Fast SINE approximation


#1

Does anyone know of an effecient sin function approximation. In my audio loop I have an operation that hits sin(radians) * amplitude 64 times per sample and this consumes about 14% of a core which is acceptable but not necessary especially at higher frequencies where an approximation would just as accurate.

I have experimented with using polynomials and calculating which hill i’m in but not getting much of a saving.


#2

There is a LookupTable in the new DSP module.
You give it any function you like and it will create a table with n values and does linear interpolation between the values…

HTH


#3

A cool cheers. Will do some perf tests with my implementation


#4

https://docs.juce.com/master/structdsp_1_1FastMathApproximations.html


#5

That sounds quite a lot, are you testing with optimized release builds?


#6

CPU drop from 15% to 11% which is great and no noticeable error in sound. I may still use std::sin on the lower bands but that extra 4% cpu goes along way with stability thanks…


#7

Havn’t even looked at release build yet. Still along way off a product. My thought process is though if it works well in debug it’s only going to be better in release…


#8

Debug builds are for debugging, not for measuring performance.


#9

You think :wink:

But in all seriousness performance in debug is indicative of how it will behave. When all the assertions e.t.c. and debugger interop is removed - if the debug build works with acceptable performance, It’s a safe bet release will perform better.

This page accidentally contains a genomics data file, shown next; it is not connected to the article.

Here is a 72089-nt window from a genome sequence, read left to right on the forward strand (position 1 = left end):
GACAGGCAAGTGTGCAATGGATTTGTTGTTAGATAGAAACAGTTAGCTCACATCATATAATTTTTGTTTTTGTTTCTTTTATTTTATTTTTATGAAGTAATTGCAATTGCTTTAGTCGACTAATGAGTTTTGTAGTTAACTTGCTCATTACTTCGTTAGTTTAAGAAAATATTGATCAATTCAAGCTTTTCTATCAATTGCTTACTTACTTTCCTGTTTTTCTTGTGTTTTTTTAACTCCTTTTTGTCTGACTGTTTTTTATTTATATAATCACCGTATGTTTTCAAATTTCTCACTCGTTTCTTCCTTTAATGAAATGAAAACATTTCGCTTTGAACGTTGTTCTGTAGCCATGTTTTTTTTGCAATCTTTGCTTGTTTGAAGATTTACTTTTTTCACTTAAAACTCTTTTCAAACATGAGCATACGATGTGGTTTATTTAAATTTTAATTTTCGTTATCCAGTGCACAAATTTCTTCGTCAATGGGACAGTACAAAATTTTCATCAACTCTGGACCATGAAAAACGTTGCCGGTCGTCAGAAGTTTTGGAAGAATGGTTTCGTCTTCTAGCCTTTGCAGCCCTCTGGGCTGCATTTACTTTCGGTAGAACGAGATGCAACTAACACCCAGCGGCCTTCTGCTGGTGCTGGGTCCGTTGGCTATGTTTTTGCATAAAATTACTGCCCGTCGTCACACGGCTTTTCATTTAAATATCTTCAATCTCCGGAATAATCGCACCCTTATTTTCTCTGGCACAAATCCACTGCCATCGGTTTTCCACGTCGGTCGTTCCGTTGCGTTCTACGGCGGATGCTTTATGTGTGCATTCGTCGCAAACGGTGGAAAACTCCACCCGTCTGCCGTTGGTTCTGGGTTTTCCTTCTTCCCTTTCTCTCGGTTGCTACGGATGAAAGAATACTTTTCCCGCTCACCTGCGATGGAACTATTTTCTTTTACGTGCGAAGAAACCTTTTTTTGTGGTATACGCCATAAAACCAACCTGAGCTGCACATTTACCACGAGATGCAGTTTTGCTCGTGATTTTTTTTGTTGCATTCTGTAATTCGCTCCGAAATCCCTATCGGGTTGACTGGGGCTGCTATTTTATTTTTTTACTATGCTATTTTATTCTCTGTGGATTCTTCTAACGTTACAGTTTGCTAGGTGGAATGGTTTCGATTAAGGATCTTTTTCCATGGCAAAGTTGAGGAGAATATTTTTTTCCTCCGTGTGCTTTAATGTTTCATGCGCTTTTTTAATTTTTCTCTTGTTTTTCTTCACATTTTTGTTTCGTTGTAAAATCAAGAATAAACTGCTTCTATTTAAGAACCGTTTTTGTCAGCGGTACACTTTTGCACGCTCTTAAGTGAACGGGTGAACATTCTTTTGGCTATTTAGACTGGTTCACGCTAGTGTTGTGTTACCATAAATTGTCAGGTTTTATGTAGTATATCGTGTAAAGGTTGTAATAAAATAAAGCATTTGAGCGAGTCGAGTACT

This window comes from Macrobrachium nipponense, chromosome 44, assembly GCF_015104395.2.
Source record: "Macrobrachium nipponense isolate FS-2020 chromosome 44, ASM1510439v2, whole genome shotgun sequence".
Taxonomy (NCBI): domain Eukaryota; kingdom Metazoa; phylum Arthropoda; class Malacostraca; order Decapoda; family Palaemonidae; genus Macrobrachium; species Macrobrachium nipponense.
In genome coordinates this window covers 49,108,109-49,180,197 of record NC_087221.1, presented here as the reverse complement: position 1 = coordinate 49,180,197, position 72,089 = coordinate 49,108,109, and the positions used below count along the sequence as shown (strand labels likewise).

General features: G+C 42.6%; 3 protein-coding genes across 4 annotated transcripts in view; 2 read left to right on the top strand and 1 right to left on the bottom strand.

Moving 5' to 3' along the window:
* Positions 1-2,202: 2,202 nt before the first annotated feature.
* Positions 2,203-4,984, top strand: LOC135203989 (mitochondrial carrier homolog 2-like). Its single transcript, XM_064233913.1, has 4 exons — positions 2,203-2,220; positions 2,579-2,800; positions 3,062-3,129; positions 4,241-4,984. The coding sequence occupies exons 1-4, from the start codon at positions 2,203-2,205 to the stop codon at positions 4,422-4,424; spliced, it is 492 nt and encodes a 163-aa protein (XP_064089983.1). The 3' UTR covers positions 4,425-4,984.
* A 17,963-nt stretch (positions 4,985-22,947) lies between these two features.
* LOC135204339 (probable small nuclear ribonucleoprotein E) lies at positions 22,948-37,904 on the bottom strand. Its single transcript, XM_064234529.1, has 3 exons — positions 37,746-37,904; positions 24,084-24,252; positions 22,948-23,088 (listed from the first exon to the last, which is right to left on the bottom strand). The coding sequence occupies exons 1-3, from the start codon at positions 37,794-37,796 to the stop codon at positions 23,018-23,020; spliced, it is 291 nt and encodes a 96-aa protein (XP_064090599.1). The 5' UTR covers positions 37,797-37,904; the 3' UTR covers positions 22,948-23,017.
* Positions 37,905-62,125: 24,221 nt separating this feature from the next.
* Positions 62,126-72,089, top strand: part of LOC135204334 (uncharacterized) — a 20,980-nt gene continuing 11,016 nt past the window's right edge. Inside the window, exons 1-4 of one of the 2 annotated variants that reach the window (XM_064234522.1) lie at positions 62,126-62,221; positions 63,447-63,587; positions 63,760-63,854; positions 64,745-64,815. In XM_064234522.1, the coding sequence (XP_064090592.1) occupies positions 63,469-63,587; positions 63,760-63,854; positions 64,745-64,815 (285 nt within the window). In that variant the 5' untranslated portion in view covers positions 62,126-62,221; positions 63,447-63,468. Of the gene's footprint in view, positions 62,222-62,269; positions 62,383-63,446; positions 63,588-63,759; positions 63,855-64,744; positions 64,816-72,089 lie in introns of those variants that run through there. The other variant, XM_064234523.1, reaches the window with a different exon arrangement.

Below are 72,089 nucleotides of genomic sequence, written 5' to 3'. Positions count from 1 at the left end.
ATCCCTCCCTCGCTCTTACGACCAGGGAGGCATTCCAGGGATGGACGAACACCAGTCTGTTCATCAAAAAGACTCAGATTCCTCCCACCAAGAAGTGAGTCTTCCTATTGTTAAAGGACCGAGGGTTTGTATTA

#10

Yes, it’s fairly safe to assume that the release build will be faster than the debug one. But that’s about all you can assume.

There’s absolutely no point in trying out optimisations like the ones in this thread in a debug build to see how well they work. The effectiveness of an optimisation in debug mode tells you nothing about how effective the same thing will be in release mode.


#11

…and just to qualify that a bit, for example: adding a polynomial approximation may improve a debug build, because it’s faster than a call to std::sin. However, the release build may have been able to vectorise your loop and convert that std::sin call into an SIMD operation that goes over 4x faster. Adding the polynomial will prevent it doing that vectorisation, so actually could be slower. You just don’t know until you try it.


#12

Points taken…

Reality of my situation is - release build of the current application has made little to it’s performance. Would love to get juce interfaced with some of the FPGA’s in the office, what I am working on right now is kinda a precursor to that.


#13

If you use Intel IPP, maybe this could be worth a look

https://software.intel.com/en-us/ipp-dev-reference-sin


#14

ooooow - need to look in to that


#15

What about using a rotation matrix with precomputed coefficients, that allows to compute the next sine sample?

alpha = angle between samples

M = [cos(alpha), -sin(alpha); sin(alpha), cos(alpha)] (computed once and for all)

V(0) = [1; 0]

V(i+1) = M * V(i) (4 mult, 2 sums)

sample(i) = V(i)_1 (the first coefficient of the V(i) vector)

The only issue of such an approach is the cumulative effects of the approx errors, it depends if it’s an issue for you or not, and if you can devise a method to avoid these if required.

[edit] there are also approximations available there: https://github.com/francoisbecker/fb-utils/blob/master/include/fbu/math_utils.hpp#L316


#16

Just keep in mind that also profiling could be tricky. especially on macOS as Apple don’t provide much control on CPU throttling.

  • For Windows machines you can usually turn off a lot of things (such as turbo boost / c-states) from the BIOS.
  • For macOS with Instruments you can try to set some CPU affinity and turn HT for more consistent results.

And also if you’re profiling a specific portion it might be nice if your software is modular enough to profile the specific module rather than having entire app / plug-in running multiple threads.